Laura Washington covered his campaign as a reporter and was deputy press secretary to Mayor Washington. She spoke to StreetWise over the phone about Washington’s efforts for fairness, the resistance he encountered, and where his vision is today.
I covered his campaign as a reporter. It was very disorganized and non-traditional; it didn’t have a lot of the things you would expect to see of a high-profile election campaign. When I asked about it, they would tell me that, ‘this is not a campaign, this is a movement. This is not policy-orientated or about the mainstream Democratic Party. This is a people’s movement, the people are moving this campaign.’ He made sure that he always had the voters behind him. He reached out to regular folks on the street, through community forums, etc. He was always going back to the people.
Harold Washington very strategically and aggressively campaigned for various ethnic and racial groups — people who had never had a voice before… He felt that the city was richer and stronger when all of its citizens participated. He was particularly interested in engaging the people in the neighborhoods. He was interested in bringing city services to the neighborhoods and bringing them into the decision-making process… One thing I remember is that the complexion of the people that walked through the corridors of city hall changed dramatically. There became a diverse rainbow of people who participated in city government.
The Council Wars
As soon as the mayor was elected, that moment was perceived as a declaration of war to the Democratic Party establishments…change does not happen easily or quietly. It wouldn’t have mattered when, there would have been fierce resistance… Particularly the white ethnic democrats saw Harold Washington’s election and his appeal to fairness and equity as a threat to their power. They decided from day one that they would not cooperate, and that they would fight him at every turn. They will say it wasn’t about race, but, it certainly was about power.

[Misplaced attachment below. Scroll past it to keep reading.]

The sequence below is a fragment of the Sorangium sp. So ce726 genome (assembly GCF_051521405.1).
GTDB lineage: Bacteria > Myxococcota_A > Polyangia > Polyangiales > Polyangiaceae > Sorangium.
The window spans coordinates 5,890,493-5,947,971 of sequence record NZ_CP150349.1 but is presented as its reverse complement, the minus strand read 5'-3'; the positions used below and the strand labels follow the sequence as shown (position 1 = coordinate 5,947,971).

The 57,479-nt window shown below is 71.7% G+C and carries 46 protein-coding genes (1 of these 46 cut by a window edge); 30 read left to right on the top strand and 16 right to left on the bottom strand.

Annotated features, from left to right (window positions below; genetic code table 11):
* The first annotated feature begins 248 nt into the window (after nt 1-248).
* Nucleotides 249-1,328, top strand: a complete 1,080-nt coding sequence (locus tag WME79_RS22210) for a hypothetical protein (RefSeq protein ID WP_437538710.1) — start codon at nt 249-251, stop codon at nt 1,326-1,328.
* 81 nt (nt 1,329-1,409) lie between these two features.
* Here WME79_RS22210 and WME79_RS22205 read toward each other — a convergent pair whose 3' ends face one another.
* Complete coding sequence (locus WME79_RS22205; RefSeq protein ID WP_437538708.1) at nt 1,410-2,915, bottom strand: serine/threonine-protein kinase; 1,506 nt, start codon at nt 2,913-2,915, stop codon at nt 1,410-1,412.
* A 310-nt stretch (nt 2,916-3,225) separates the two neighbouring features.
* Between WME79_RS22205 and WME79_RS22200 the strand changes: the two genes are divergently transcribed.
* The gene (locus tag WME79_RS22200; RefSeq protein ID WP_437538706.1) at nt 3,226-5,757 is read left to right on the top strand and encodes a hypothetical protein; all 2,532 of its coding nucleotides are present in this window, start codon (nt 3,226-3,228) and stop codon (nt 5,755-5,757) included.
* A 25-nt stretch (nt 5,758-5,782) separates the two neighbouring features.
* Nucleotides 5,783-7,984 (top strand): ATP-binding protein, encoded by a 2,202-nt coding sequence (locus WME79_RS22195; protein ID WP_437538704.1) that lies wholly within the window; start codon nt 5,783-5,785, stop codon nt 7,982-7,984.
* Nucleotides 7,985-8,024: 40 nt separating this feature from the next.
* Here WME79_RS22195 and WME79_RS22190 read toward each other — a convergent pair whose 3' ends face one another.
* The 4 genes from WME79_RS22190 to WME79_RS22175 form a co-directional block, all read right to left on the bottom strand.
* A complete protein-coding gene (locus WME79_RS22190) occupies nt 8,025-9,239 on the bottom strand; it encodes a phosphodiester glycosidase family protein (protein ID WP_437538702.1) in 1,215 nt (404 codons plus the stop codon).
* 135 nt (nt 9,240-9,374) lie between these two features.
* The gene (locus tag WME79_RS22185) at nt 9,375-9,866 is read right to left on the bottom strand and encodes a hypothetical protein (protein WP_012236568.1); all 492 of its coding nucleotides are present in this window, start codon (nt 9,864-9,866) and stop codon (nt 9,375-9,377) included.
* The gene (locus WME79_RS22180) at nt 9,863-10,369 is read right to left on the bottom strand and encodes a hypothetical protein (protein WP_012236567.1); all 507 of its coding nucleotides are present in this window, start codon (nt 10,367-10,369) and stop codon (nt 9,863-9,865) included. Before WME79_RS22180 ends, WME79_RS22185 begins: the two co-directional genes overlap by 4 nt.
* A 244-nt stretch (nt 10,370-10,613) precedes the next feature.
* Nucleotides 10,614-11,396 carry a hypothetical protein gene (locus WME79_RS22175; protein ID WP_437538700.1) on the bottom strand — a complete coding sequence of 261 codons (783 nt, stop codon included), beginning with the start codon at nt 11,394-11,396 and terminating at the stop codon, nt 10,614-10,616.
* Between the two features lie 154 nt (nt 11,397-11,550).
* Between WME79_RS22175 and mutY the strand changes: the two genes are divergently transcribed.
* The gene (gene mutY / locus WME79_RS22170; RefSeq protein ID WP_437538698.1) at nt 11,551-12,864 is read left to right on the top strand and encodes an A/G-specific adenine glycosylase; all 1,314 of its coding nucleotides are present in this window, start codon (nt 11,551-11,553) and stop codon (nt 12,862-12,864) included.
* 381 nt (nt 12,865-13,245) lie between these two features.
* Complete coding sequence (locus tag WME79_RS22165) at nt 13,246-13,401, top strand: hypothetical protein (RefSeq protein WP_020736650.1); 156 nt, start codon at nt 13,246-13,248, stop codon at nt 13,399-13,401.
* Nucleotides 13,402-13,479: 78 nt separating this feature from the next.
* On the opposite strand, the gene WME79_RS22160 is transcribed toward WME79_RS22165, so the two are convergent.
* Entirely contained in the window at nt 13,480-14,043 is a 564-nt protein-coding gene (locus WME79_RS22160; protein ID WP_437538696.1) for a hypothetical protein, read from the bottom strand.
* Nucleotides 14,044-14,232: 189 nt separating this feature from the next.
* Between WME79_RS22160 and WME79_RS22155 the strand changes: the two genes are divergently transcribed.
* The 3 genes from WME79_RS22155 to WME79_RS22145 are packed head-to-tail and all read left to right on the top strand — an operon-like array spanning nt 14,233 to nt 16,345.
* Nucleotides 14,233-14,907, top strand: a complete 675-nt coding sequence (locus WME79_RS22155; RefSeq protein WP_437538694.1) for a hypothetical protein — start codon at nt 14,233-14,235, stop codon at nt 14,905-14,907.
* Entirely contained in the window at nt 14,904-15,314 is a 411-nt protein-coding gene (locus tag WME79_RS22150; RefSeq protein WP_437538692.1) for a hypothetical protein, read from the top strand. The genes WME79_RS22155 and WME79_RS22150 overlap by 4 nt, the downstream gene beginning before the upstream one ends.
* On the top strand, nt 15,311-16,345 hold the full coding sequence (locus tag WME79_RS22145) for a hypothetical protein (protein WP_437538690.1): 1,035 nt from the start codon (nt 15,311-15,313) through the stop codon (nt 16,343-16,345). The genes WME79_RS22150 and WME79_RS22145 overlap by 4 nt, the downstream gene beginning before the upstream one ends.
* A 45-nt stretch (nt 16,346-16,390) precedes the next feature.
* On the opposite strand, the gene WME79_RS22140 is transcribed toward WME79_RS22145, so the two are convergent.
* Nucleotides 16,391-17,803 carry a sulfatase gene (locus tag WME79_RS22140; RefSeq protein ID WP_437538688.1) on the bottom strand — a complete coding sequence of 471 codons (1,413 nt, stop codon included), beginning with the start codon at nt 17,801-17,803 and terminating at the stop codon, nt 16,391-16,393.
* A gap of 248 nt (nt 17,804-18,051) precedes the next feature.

Both Policy-based and Racially Infused Criticism
He was very quick to call a spade a spade if he felt that his administration was being attacked on a racial basis. He was not particularly eager to embrace criticism – like most people – but I think he made adjustments when he needed to.
He made an effort to rebuild the city’s infrastructure…the sewers, the streets, the sidewalks were crumbling, particularly in the more neglected neighborhoods. He had a plan to fix it, to raise the money to fix it. But he couldn’t get the plans through city council, like everything else he initiated. So what he had to do was go around city council and with sort of like a traveling caravan go neighborhood by neighborhood. He built the political and public support to get the job done. The City Council had to end up approving the bond issue…it was going to impact the city, every single ward was going to get the same amount of money, their fair share. He was a mayor about fairness, and that was one of many examples.
But I think a lasting legacy [of Harold Washington] is that City Hall is more reflective of Chicago’s demographic. Harold Washington came into office seeing very little access to power in city hall. There were very few minority contractors, very few women and people of color in leadership positions. Programs were run by white people, and were primarily benefitting white people. He changed that forever. His successors have all used his blueprint for providing equity. Maybe they haven’t advanced it much further, but that blueprint for equity has been maintained since his death. If you look at the city, especially in the South and West Sides, you can still see disparity. With whatever major measure, people of color and the poor, they’re still lower on the equity scale. So there’s still a lot to be done.